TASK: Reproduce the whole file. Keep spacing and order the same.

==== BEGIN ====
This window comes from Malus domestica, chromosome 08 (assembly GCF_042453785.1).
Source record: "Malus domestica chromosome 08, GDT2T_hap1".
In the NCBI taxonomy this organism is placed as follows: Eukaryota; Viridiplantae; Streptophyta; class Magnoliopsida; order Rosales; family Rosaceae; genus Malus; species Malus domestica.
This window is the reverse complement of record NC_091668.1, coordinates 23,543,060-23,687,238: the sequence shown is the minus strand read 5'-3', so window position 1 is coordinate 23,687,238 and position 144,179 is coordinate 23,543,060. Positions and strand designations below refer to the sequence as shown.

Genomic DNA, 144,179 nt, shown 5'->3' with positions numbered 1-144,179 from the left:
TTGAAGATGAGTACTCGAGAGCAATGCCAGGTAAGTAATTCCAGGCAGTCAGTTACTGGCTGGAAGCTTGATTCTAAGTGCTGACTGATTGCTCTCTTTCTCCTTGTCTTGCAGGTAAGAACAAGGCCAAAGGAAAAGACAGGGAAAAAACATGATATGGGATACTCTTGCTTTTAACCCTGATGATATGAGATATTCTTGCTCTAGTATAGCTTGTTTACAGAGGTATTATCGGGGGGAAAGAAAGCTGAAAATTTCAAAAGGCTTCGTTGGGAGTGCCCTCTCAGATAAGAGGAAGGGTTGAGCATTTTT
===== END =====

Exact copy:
This window comes from Malus domestica, chromosome 08 (assembly GCF_042453785.1).
Source record: "Malus domestica chromosome 08, GDT2T_hap1".
In the NCBI taxonomy this organism is placed as follows: Eukaryota; Viridiplantae; Streptophyta; class Magnoliopsida; order Rosales; family Rosaceae; genus Malus; species Malus domestica.
This window is the reverse complement of record NC_091668.1, coordinates 23,543,060-23,687,238: the sequence shown is the minus strand read 5'-3', so window position 1 is coordinate 23,687,238 and position 144,179 is coordinate 23,543,060. Positions and strand designations below refer to the sequence as shown.

Genomic DNA, 144,179 nt, shown 5'->3' with positions numbered 1-144,179 from the left:
TTGAAGATGAGTACTCGAGAGCAATGCCAGGTAAGTAATTCCAGGCAGTCAGTTACTGGCTGGAAGCTTGATTCTAAGTGCTGACTGATTGCTCTCTTTCTCCTTGTCTTGCAGGTAAGAACAAGGCCAAAGGAAAAGACAGGGAAAAAACATGATATGGGATACTCTTGCTTTTAACCCTGATGATATGAGATATTCTTGCTCTAGTATAGCTTGTTTACAGAGGTATTATCGGGGGGAAAGAAAGCTGAAAATTTCAAAAGGCTTCGTTGGGAGTGCCCTCTCAGATAAGAGGAAGGGTTGAGCATTTTT